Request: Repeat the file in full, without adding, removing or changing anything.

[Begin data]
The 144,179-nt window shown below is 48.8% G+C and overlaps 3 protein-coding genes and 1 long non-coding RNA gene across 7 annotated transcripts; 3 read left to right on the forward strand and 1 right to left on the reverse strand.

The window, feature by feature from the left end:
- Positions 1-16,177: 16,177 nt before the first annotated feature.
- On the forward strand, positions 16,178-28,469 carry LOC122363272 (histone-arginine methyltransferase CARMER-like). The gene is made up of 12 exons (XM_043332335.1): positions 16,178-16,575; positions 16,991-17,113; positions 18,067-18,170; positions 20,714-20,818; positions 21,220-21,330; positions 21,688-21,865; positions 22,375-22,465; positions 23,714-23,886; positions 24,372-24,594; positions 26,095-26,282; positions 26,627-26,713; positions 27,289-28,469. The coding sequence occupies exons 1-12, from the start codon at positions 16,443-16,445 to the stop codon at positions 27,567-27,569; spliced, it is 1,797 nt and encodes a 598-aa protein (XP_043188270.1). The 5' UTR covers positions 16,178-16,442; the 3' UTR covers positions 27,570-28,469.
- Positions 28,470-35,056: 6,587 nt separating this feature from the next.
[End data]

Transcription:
The 144,179-nt window shown below is 48.8% G+C and overlaps 3 protein-coding genes and 1 long non-coding RNA gene across 7 annotated transcripts; 3 read left to right on the forward strand and 1 right to left on the reverse strand.

The window, feature by feature from the left end:
- Positions 1-16,177: 16,177 nt before the first annotated feature.
- On the forward strand, positions 16,178-28,469 carry LOC122363272 (histone-arginine methyltransferase CARMER-like). The gene is made up of 12 exons (XM_043332335.1): positions 16,178-16,575; positions 16,991-17,113; positions 18,067-18,170; positions 20,714-20,818; positions 21,220-21,330; positions 21,688-21,865; positions 22,375-22,465; positions 23,714-23,886; positions 24,372-24,594; positions 26,095-26,282; positions 26,627-26,713; positions 27,289-28,469. The coding sequence occupies exons 1-12, from the start codon at positions 16,443-16,445 to the stop codon at positions 27,567-27,569; spliced, it is 1,797 nt and encodes a 598-aa protein (XP_043188270.1). The 5' UTR covers positions 16,178-16,442; the 3' UTR covers positions 27,570-28,469.
- Positions 28,470-35,056: 6,587 nt separating this feature from the next.